Proposed Bill Would Allow Supervised Medical Marijuana Use at Schools

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SACRAMENTO — A proposed bill would allow a parent to give their child medical cannabis while the child is at school.

A small picture in Sen. Jerry Hill’s office serves as a constant reminder of why he’s fighting.

“This legislation is inspired by a mother. A mother who wanted to make sure that her son was getting a proper education without being distracted,” Sen. Hill explained.

For years, state law forced Karina Garcia to take her son, Jojo, out of school and drive him 1,000 feet away just to give him a dose of cannabis oil. It was his medicine, prescribed by a doctor to prevent life-threatening seizures.

Hill is now sponsoring Senate Bill 223 in Jojo’s honor to make the process easier for parents.

“She could bring that medicinal marijuana onto campus, administer it in a tincture, an ointment, or a pill or a salve, something that’s not ingested in a sense and is not psychoactive. And then she takes it off campus,” Hill told FOX40.

The medicine would be administered by a parent or guardian and would have to be ordered by a doctor.

It would be up to each school district to decide whether they adopt the policy.

The Association of California School Administrators has concerns.

“The liability basically comes in the administration and whether that violates federal law,” said Naj Alikhan with ACSA. “State law and federal law is obviously very different.”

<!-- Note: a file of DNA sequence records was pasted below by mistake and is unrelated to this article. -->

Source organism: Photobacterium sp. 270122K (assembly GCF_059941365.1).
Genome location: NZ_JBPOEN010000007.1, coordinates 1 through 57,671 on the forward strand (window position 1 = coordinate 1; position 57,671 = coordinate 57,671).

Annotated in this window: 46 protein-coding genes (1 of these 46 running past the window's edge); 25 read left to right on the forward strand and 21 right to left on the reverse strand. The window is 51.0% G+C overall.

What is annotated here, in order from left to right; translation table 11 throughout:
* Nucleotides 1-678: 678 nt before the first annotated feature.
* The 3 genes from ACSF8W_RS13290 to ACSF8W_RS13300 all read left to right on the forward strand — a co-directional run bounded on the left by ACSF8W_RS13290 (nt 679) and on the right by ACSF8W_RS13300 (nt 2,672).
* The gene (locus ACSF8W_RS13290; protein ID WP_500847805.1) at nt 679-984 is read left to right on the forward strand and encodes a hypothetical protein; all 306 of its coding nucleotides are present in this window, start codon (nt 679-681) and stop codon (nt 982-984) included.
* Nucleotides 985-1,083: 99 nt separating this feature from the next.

They want to make sure teachers and administrators are not held liable for allowing a drug to be administered that is still illegal on a federal level.

They also have concerns over losing federal funding.

“If a school district feels threatened by that, that federal funding may be in question, they can remove and eliminate the policy immediately,” Hill said.

It’s why the School Boards Association is backing the bill.

“Whatever we can do for students who have seizures, who the doctor and the parent believe this to be their best option in order to live and have that complete, full life,” said CSBA Lobbyist Erika Hoffman. “This is just potentially giving them the opportunity to do that.”

This is Senator Hill’s second time proposing the bill. Former Gov. Jerry Brown vetoed it last year saying it was too broad.

The Assembly approved this version Monday now it goes back to the Senate for a vote.


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